Chantilly Sure, a school might win the state championship in economics one or two times — but Chantilly High recently won it for the eighth time.
And team member Tim Reid, a senior, is the only student in the history of the Virginia Economics Challenge to repeat as a state champion, having been on his school’s 2013 and 2014 award-winning teams.
The event was the Adam Smith Division (advanced economics) of the 2014 Governor’s Challenge in Economics and Personal Finance. Reid’s teammates are senior Gopal Hari and juniors Drew Glinsman and Jack Skopowski, and their coach is AP economics teacher Joe Clement.
“I’m really proud of them,” said Clement. “They worked really hard, but I never had a doubt [about them]. I knew they’d do well because I knew what they were capable of. They’re very talented and bright — and the best part is that they’re all extremely nice people.”
More than 3,000 students participated in the preliminary rounds, with 161 qualifying for the day-long championship this spring at VCU. Chantilly made it to the national semifinals, but only the top four teams went to nationals — and Chantilly finished fifth.
Still, eight state championships in economics is no small achievement. To prepare, the students all took AP macro and microeconomics classes. Macroeconomics is about the U.S. economy and how international trade affects it; microeconomics examines companies, such as the soft-drink industry.
Those interested in being on Chantilly’s team took an online test and the top four scorers made the grade. Both micro and macro questions were on the test, plus current and international events.
For example, said Skopowski, “If the euro depreciates, what does that do to European exports to the U.S.?” There were also trivia questions, such as how many people are on the Federal Board of Governors.
When they took that test, though, they still hadn’t finished all the microeconomics curriculum, so they met after school with Clement to learn it. And they were thrilled to later make states.
“I was really excited to say I participated, even if we didn’t win,” said Glinsman. Skopowski said Chantilly’s reaching states each year is “probably owed a lot to Mr. Clement’s teaching, since that’s the only common denominator.” Glinsman said he’s the school’s only AP economics teacher and they all take that subject.
“It was a valuable experience and a good feeling to be part of the team,” said Skopowski.
“Anytime you can say you participated at state level, it’s a big honor,” added Hari. “And we actually won states, so it’s a big deal.”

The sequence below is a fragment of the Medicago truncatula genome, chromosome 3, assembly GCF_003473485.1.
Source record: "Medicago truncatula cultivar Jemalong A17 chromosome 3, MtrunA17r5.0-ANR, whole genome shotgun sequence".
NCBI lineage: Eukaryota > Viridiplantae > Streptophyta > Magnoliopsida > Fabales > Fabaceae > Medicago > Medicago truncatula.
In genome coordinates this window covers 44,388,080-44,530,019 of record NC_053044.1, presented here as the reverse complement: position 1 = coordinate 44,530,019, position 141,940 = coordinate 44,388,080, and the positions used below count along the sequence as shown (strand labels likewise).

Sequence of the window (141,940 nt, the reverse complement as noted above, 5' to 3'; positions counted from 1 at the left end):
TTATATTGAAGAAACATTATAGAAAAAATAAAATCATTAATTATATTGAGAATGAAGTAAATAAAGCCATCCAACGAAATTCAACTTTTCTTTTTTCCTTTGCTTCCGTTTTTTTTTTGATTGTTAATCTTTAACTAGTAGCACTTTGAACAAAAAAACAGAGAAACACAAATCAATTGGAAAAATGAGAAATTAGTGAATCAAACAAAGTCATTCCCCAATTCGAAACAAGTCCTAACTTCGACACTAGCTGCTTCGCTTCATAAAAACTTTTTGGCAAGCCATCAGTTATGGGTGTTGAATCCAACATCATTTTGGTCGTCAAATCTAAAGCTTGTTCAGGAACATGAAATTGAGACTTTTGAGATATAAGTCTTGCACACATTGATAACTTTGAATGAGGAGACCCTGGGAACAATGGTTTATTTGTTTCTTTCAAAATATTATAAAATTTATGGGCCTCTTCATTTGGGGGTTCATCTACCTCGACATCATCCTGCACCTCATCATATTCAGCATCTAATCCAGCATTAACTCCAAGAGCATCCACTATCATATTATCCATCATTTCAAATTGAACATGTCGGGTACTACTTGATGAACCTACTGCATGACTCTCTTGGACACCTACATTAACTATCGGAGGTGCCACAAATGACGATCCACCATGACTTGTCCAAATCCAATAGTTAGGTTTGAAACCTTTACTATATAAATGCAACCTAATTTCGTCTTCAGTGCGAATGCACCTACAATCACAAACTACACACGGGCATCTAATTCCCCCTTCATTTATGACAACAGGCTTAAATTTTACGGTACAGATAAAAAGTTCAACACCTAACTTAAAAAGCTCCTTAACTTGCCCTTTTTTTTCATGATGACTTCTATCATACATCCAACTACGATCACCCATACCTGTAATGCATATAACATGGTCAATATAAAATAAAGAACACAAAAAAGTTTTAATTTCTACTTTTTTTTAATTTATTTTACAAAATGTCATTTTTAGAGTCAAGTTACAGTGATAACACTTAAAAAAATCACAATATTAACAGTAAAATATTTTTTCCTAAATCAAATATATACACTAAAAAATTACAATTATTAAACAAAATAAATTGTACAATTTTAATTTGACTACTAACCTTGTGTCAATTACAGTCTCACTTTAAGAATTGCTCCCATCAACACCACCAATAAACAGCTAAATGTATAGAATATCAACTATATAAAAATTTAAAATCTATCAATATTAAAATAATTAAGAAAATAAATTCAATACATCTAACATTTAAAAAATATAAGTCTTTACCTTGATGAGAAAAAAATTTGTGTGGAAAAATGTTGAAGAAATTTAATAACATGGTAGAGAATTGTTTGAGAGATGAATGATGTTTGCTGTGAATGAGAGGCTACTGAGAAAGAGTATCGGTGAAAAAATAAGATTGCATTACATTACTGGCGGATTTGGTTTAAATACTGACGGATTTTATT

At states, said Glinsman, they vied against 12 other teams from throughout Virginia. They began by each answering on paper 30 micro and macroeconomics questions in 40 minutes. The scoring was 10 points per right answer; 0, no answer and -5, wrong answer.
“Then there’s a 15-question, group test on international events and current affairs,” said Glinsman. “It’s written, but we could confer with each other.”
“It was harder than our previous tests because the answers were more technical and specific,” said Skopowski. “And you had to know more economic jargon to answer them.”
“I thought the international events/current affairs questions were harder because we had to learn them on our own,” said Glinsman. “We could reason through the economic questions.”
But Hari, disagreed. “I thought there was more pressure in the paper-and-pencil round than in the buzzer round,” he said. “Once we made it to the buzzer round, we were more relaxed.”
After the earlier scores are tallied, the two top teams go head-to-head in the buzzer round. “The moderator reads a question and either team can buzz in with the answer,” said Hari. “Several times, we buzzed in after he said just one word — and we were right. Mr. Clement told us that, if we knew where a question was heading after only one word, we were probably right.”
For example, said Hari, after a question starting with “A factory’s pollution,” he told Reid to buzz in and say “negative externality,” which was correct. Reid was the team captain so, although the members could all confer and buzz in, only he could say the answer.
“He was usually the fastest on the buzzer, anyway, because he’s on Chantilly’s It’s Academic team,” said Skopowski. “So that gave us a little advantage.” As for negative externality, Skopowski said it’s when someone not part of what causes pollution is adversely affected by it. So that whole question was: “A factory’s pollution and secondhand smoke are examples of what?”
Glinsman liked the buzzer round best because “I knew we could win from there. And we got off to an early lead, which pressured the other team to buzz in before they were ready. So we could relax and just finish.”
“My favorite part was holding up those [individual] trophies at the end, saying we were state champs, and enjoying the car ride home with everyone,” said Hari.
So what did Skopowski like best? “At lunch, we got chocolate chip cookies the size of a dinner plate, and it made the trip worthwhile,” he said. “Even if we didn’t win, I would have come for the cookies.”